Microvascular endothelial cell sodding of 1-mm expanded polytetrafluoroethylene vascular grafts.
The formation of an endothelial cell lining on the inner surface of polymeric grafts may reduce the inherent thrombogenicity of synthetic implants. Endothelial cell transplantation onto the luminal surface of grafts has been suggested as one method of creating new endothelial cell linings on grafts. The purpose of this study was to morphologically evaluate the very early events of healing (between 4 and 14 days) of 1-mm-internal-diameter expanded polytetrafluoroethylene (ePTFE) grafts that were treated with autologous microvessel endothelial cells at the time of graft implantation. We evaluated the development of new intimal linings in microvascular endothelial cell-sodded 1-mm ePTFE vascular grafts and compared their healing characteristics with non-cell-treated grafts by using a rat aortic graft model. Endothelial cells were isolated from intraperitoneal fat pads of female rats and transplanted onto the grafts by using a pressure sodding method. One-centimeter-long grafts were immediately implanted as interpositional grafts in the aorta. Non-cell-treated grafts were also implanted. Grafts were explanted 4, 7, and 14 days after implantation and were evaluated by light and scanning electron microscopy. Morphometric analysis of the graft surfaces revealed the cellular coverage in sodded grafts to be 93.7 +/- 8.7% and in nonsodded grafts, 1.1 +/- 1.9%. Areas not covered by cells exhibited thrombus and bare graft. The luminal lining of cells exhibited morphological characteristics, indicating they were antithrombogenic, based on morphological criteria, and exhibited characteristics of endothelium.(ABSTRACT TRUNCATED AT 250 WORDS)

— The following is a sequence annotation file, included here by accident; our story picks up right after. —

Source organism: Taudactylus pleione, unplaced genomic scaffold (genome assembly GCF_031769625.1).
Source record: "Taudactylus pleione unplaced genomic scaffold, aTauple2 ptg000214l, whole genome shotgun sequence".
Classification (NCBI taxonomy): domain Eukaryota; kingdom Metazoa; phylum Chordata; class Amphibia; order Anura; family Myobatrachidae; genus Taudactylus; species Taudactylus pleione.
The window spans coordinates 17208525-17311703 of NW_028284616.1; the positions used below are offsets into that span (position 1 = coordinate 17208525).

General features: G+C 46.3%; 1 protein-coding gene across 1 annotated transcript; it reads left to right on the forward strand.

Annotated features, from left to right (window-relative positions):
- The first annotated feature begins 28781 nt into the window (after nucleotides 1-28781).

- Copyright © 1994 by American Heart Association